"I'd like to know how to do that," Bowman was reported as saying to reporters in the mixed zone, sadly while I was away filing copy on Gemma Spofforth's victory in the 100m back. "I laughed when I read Craig Lord’s stuff on suit enhancement. I didn't believe it. I believe it now."

Biedermann, 23 on August 7, took charge of the race from the outset and went from strength to strength. Phelps had not been beaten over 200m since taking bronze behind Thorpe and Pieter Van den Hoogenband in Athens 2004. Then he was chasing down the favourites as he headed for hom. The same was true in the 100m 'fly final at world titles in Montreal 2005, when he chased down Ian Crocker but could not get there.

This time, there was no chasing, there was no overhauling, only the dawning realisation that he could not cope with a man and his suit, a man in a different suit a year ago in Beijing who took fifth place 3sec back. "It just wasn’t working; nothing I was trying to do was  working," said Phelps.

Biedermann said: "The only thing I actually beat him in was the swimming, and I think I  handled it really well. I was there when he  (Phelps) won his eighth gold in Beijing and it was really great just to live that moment ... and now I am faster than him." Faster than him in a suit. The future is undecided. 

Biedermann revealed that teammate Britta Steffen had sidled up to say "I believe in you" before the race. That helped him to believe in himself. Phelps conceded that "maybe Michael Phelps was not in the best shape like he was in Beijing and maybe if he was in better shape he could beat me, but I’m looking forward to the next race".

Given all that has happened in Phelps's life and the amazing time on the board a year after Beijing, despite the deficit to the champion ahead of him, the American said: "Deep down inside I can’t be disappointed and mad, I just can’t. Paul swam a great race, and this result shows that to  swim long course you have to be in shape. I can’t dream it. I wish I could, but I have to get back into physical shape."

Over in Germany, the headlines scream "I'm also a clean man". Biedermann, coached by Frank Embacher in Halle, now finds himself needing to defend himself at every turn. There is no escaping the doping question in Germany, a nation with an eastern history that will not go away. Pity Biedermann, for if he is clean - and he is a man who is regularly tested and takes part in a blood-testing programme too - then his world-champion status has, perversely, made him a victim too.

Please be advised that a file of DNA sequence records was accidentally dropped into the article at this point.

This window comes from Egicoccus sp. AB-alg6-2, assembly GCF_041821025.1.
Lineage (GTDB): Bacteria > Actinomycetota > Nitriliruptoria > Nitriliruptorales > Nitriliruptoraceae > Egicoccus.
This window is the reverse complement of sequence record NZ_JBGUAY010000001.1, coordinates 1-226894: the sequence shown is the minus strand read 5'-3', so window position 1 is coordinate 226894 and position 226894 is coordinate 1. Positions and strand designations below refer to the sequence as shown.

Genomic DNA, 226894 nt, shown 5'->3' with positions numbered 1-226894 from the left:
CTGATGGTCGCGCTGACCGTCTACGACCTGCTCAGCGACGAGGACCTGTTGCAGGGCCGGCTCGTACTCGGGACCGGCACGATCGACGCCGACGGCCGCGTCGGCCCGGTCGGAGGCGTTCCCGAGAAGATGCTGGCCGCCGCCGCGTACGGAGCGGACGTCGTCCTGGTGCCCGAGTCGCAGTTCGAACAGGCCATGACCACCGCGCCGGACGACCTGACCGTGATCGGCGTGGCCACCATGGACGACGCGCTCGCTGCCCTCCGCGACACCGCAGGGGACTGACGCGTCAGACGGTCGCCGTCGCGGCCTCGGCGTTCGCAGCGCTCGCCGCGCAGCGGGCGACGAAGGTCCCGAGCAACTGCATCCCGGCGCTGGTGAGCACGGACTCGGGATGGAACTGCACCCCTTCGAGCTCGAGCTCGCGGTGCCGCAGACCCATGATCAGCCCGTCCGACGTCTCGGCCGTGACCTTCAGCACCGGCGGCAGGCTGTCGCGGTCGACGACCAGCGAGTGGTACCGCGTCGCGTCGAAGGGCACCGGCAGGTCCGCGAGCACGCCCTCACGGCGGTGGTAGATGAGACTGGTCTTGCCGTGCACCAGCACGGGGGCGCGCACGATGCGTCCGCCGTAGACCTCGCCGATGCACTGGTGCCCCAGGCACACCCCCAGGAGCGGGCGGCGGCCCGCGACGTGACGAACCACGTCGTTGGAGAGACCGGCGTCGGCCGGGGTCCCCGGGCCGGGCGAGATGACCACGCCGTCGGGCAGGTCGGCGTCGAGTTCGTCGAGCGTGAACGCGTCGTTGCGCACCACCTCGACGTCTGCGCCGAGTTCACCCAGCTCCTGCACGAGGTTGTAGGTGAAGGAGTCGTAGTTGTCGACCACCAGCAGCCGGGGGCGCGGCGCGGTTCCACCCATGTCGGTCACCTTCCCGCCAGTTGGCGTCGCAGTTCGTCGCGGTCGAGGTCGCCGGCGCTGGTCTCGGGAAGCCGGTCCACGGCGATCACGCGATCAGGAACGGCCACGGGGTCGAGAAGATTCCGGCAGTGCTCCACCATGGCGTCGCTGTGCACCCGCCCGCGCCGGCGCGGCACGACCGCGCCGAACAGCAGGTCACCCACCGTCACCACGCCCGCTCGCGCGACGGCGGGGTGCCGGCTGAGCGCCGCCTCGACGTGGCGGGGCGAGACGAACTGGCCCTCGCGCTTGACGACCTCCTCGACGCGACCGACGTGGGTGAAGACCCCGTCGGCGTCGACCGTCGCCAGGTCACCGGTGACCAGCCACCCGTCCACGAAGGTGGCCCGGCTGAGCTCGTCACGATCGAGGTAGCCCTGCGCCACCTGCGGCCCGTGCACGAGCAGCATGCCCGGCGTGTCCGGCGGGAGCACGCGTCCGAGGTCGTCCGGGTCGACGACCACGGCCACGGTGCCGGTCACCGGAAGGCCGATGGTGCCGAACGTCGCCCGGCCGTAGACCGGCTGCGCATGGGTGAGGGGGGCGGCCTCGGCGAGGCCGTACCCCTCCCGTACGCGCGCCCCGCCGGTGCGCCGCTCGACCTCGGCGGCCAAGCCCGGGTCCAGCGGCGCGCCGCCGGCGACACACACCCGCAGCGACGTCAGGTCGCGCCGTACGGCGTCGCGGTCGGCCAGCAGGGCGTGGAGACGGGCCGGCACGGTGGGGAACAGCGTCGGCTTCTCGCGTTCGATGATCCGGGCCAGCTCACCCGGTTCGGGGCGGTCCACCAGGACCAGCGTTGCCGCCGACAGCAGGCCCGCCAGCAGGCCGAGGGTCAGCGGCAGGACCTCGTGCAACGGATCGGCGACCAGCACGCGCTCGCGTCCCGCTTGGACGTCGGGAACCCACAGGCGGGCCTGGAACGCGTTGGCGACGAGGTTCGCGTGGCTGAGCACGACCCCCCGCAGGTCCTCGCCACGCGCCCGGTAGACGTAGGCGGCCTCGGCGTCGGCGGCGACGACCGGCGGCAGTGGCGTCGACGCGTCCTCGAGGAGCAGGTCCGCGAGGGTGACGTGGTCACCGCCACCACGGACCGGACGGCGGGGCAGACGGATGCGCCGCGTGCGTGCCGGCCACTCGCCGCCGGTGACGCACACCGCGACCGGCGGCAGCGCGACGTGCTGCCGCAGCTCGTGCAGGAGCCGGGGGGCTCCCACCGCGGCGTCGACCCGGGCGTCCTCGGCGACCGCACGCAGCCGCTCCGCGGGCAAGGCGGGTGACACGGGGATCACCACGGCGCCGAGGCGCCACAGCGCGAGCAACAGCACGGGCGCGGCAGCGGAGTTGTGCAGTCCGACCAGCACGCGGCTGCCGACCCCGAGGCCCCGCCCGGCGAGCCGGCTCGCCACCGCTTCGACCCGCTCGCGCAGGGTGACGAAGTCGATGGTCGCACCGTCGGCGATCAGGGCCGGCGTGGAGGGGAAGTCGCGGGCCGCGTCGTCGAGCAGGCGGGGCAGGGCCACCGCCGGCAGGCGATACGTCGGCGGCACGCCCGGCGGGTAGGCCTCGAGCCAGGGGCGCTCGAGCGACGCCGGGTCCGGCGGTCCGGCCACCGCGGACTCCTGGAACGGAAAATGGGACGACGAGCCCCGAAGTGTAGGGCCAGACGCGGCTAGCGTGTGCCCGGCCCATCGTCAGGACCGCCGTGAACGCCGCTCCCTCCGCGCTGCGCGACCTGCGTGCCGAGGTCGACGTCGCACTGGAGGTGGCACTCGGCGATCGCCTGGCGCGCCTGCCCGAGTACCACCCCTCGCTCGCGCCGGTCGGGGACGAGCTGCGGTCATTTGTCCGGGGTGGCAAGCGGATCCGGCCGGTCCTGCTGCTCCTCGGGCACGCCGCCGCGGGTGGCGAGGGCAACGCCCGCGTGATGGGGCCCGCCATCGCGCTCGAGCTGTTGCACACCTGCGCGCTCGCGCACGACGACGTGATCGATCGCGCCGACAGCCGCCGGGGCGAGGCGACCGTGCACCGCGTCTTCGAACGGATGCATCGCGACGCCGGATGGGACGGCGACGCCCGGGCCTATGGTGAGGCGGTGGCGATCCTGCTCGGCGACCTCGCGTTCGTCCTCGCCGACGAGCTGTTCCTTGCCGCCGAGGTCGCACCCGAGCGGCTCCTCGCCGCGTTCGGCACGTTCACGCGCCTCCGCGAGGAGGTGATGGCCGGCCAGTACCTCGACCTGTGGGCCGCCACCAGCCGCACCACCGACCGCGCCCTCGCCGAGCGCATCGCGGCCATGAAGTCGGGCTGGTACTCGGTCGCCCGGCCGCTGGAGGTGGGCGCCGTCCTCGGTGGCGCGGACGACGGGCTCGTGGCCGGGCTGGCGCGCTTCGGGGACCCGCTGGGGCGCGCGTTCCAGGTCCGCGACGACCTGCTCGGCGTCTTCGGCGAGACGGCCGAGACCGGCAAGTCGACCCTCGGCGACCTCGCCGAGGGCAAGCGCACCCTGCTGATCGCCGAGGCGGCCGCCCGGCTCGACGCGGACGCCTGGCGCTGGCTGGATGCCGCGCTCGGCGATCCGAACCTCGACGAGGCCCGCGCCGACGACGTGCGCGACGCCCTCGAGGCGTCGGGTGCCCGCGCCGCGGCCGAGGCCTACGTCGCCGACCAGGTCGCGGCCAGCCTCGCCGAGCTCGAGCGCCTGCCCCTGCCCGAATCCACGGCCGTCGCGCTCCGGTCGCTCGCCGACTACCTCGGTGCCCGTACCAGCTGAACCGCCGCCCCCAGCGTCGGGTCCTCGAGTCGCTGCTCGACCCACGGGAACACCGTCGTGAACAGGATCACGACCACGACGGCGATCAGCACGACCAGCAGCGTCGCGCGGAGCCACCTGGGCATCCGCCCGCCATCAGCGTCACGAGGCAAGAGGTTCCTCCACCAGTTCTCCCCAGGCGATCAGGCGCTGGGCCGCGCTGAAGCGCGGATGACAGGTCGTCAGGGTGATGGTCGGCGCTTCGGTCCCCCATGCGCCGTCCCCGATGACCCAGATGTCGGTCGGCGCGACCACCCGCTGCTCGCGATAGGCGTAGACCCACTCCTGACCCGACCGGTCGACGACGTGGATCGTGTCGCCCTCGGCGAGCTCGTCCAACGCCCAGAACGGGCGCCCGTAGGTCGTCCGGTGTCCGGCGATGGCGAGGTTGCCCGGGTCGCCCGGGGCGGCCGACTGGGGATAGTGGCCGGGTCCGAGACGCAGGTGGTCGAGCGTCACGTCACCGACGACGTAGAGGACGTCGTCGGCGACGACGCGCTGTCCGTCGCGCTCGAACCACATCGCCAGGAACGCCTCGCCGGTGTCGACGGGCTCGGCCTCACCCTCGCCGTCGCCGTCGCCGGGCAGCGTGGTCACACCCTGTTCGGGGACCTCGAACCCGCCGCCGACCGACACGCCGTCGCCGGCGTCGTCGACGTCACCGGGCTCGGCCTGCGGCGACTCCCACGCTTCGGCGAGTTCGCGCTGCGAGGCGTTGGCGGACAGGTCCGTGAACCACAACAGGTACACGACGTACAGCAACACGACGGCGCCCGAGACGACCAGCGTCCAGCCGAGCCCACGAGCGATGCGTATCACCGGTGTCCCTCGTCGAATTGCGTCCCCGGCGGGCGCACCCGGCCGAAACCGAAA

Bowman called on FINA not to delay any further in implementing chances to the swimsuit rules. "They can expect Michael not to swim until then, because I am done with this,'' he said. "They have to implement this immediately. This is a shambles. They better do something or they are going to lose the guy that fills all these seats. We have lost the history of the sport.

"That would be my recommendation for him not to swim internationally. This mess needs to be stopped right now. This can't go on any further."

Phelps joked about a return to "banana-hammocks", a luridly descriptive take on briefs that had folk rolling about. The swimmers will do as Bob asks when it comes to his post-Rome moves: "Bob chooses the meets I swim in, that's his decision." Asked if he looked forward to the rematch with Biedermann, Phelps said: "It'll be fun when swimming gets back to swimming."

In the semis of the 200m 'fly later in the session, Phelps qualified behind Takeshi Matsuda (JPN), 1:53.35 to 1:53.48, with Pawel Korseniowski (POL), on 1:53.75.

Meantime, Biedermann received a message from Thorpe after the 400m, when he felled the world record with a 3:40.07: "It was not only the suit, it was you." The German was encouraged by the note from the Australian.

"The suits make a difference," Biedermann said. "Last year, it was Speedo. This year, it's Arena. I hope there will be a time when I can beat Michael Phelps without these suits. I hope next year. I hope it's really soon."

Don't we all.